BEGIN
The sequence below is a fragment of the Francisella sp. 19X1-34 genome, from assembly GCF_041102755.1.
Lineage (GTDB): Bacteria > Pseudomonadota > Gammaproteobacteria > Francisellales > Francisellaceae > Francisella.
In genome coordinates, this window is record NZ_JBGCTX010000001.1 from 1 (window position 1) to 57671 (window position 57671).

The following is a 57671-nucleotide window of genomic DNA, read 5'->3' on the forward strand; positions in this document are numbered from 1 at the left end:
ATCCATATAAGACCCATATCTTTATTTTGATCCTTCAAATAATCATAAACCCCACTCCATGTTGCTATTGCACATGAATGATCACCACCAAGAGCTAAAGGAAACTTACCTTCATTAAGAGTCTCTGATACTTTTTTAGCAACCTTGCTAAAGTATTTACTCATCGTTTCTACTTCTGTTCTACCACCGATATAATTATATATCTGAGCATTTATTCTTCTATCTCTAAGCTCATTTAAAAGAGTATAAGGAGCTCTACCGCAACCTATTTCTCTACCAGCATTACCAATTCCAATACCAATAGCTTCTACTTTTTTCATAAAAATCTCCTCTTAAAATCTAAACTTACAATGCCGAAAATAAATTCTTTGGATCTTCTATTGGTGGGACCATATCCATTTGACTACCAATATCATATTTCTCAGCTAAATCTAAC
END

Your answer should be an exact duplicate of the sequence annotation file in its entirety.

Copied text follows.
The sequence below is a fragment of the Francisella sp. 19X1-34 genome, from assembly GCF_041102755.1.
Lineage (GTDB): Bacteria > Pseudomonadota > Gammaproteobacteria > Francisellales > Francisellaceae > Francisella.
In genome coordinates, this window is record NZ_JBGCTX010000001.1 from 1 (window position 1) to 57671 (window position 57671).

The following is a 57671-nucleotide window of genomic DNA, read 5'->3' on the forward strand; positions in this document are numbered from 1 at the left end:
ATCCATATAAGACCCATATCTTTATTTTGATCCTTCAAATAATCATAAACCCCACTCCATGTTGCTATTGCACATGAATGATCACCACCAAGAGCTAAAGGAAACTTACCTTCATTAAGAGTCTCTGATACTTTTTTAGCAACCTTGCTAAAGTATTTACTCATCGTTTCTACTTCTGTTCTACCACCGATATAATTATATATCTGAGCATTTATTCTTCTATCTCTAAGCTCATTTAAAAGAGTATAAGGAGCTCTACCGCAACCTATTTCTCTACCAGCATTACCAATTCCAATACCAATAGCTTCTACTTTTTTCATAAAAATCTCCTCTTAAAATCTAAACTTACAATGCCGAAAATAAATTCTTTGGATCTTCTATTGGTGGGACCATATCCATTTGACTACCAATATCATATTTCTCAGCTAAATCTAAC